Over the years, the tomb has been changed as different quotations from King’s legacy have been incorporated into the monument. In 1977 an eternal flame was added to symbolize the continuing effort to realize King’s dream of “Beloved Community” which is also recognized as shalom: wholeness, justice, peace, and equality for all of humankind. In 2006, Corretta Scott King died and was reunited with her husband in her final resting place after nearly 40 years of separation. On her tomb, the following scripture from Corinthians is engraved: “And now abide Faith, Hope, Love, these three; but the greatest of these is Love.”
3:30 PM Board the Bus
Time change. Set clocks back 1 hour.
4:45 – 5:30 PM Driving Tour of Tuskegee
Tuskegee, the home place of George Washington Carver and Booker T. Washington, was founded in 1833, after the Creek Native American tribes were removed and displaced to Indian Territory west of the Mississippi River. It was soon named county seat of Macon County, Alabama. Before the Civil War, the area was mostly used as a cotton plantation, dependent upon the free labor of African-American slaves. After the Civil War, many freedmen continued to work on plantations in the rural area. In 1881 the Tuskegee Normal School (Now Tuskegee University, an Historically Black College) was founded and it’s director, Booker T. Washington developed a national reputation and network to support the education of freedmen and their children. With the goals of training teachers for the segregated school system and training freedmen for self-sufficiency, Tuskegee soon became a national symbol that African Americans could succeed when given the opportunity.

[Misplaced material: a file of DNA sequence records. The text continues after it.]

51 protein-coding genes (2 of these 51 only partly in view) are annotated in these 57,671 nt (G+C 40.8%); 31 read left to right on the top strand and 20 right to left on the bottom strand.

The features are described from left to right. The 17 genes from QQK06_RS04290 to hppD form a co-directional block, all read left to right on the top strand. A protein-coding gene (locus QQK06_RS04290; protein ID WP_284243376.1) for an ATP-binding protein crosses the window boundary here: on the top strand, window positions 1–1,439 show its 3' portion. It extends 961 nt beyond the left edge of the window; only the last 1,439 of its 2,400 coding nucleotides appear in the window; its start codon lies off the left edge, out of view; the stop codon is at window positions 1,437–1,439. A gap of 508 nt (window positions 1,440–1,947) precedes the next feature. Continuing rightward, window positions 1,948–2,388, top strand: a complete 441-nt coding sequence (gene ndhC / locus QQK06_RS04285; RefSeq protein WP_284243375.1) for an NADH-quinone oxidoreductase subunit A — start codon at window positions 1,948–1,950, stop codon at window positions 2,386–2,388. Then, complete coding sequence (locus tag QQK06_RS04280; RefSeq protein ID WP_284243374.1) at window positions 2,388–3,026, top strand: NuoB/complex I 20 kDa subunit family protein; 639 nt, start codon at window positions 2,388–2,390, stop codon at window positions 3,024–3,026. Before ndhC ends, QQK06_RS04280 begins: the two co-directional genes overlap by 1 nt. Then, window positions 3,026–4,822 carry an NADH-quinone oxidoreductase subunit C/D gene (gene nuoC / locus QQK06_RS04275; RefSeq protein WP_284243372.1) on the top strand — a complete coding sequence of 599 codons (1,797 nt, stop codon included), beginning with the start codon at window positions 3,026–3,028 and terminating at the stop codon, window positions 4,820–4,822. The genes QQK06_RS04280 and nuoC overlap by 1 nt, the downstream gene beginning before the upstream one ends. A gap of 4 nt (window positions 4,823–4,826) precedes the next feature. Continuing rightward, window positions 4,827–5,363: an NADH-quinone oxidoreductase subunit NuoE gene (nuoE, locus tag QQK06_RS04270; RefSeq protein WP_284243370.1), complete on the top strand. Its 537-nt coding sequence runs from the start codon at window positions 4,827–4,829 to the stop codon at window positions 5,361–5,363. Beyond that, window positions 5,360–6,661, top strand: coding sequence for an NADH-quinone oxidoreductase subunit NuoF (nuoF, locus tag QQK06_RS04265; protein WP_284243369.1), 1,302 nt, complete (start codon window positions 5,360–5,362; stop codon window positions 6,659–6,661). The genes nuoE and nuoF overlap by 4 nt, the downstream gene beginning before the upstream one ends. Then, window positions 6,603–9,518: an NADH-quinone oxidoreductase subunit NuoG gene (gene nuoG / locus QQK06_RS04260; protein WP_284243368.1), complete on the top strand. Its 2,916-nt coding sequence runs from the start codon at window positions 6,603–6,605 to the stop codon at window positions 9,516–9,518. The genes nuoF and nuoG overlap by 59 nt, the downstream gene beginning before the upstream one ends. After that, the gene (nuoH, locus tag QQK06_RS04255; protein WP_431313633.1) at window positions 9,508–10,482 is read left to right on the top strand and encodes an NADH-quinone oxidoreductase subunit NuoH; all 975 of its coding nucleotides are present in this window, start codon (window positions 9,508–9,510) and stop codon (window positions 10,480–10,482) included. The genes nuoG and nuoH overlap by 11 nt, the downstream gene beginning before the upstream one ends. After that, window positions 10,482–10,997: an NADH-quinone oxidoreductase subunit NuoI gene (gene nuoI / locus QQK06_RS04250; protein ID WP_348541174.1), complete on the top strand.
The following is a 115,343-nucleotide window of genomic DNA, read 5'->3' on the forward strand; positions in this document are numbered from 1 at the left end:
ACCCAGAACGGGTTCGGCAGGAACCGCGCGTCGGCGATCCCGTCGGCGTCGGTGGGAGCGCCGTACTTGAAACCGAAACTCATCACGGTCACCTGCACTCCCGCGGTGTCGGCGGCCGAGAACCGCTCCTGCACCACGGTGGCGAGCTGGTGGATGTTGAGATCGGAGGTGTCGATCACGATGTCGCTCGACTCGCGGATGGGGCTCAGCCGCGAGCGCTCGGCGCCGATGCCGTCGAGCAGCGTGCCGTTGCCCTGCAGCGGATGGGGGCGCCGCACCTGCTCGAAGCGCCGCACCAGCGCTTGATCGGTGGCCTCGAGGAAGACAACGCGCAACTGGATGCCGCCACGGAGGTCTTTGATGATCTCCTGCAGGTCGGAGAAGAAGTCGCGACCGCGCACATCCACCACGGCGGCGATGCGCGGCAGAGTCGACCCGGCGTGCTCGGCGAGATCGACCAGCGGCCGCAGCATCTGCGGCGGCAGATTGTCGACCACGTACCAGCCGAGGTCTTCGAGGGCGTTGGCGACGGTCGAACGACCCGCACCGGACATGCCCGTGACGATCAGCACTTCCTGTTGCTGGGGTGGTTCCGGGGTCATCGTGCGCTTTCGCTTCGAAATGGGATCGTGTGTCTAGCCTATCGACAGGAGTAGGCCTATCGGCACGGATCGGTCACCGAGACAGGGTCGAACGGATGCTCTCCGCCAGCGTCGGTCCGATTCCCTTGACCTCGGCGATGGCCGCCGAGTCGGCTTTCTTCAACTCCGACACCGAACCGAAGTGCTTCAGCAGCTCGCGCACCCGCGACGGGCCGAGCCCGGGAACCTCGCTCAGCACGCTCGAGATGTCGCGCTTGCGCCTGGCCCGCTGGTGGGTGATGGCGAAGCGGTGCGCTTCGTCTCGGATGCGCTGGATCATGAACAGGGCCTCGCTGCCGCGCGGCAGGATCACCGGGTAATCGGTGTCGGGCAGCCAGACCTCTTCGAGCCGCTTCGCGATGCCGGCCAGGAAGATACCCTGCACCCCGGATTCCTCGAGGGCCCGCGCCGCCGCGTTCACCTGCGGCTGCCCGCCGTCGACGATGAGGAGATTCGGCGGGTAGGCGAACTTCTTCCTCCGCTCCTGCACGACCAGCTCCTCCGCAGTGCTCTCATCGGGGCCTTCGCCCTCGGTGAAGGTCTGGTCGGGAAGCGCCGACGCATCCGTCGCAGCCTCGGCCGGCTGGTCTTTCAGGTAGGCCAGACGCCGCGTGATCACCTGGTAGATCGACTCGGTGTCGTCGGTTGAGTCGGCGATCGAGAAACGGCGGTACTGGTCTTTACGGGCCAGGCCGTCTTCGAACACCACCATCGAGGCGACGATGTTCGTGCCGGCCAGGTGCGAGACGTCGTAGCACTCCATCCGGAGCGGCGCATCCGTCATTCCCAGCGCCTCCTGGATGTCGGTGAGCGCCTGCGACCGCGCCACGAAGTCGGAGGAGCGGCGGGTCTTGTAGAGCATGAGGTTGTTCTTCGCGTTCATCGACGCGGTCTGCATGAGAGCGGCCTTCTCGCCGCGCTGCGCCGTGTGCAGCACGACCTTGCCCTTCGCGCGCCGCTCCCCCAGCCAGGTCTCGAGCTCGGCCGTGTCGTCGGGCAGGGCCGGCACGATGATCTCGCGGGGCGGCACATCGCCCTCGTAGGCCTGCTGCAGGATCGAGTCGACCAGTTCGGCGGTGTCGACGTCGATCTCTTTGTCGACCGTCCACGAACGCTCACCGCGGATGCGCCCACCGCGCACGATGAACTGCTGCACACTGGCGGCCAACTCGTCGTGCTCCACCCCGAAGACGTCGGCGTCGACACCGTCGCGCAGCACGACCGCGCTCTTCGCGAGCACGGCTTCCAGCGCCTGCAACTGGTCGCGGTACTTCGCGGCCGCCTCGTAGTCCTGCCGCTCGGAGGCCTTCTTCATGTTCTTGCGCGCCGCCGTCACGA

From 1932 to 1972, the school was also the site of the infamous Tuskegee Syphilis Study which was conducted by the U.S. Public Health Service. The study violated a number of ethical norms related to healthcare and participants who are involved in clinical studies, including providers failing to inform patients that they were infected with syphilis, failing to explain treatment options after those became approved, and failed to obtain patient consent. This led to radical reform of U.S. law regarding such studies.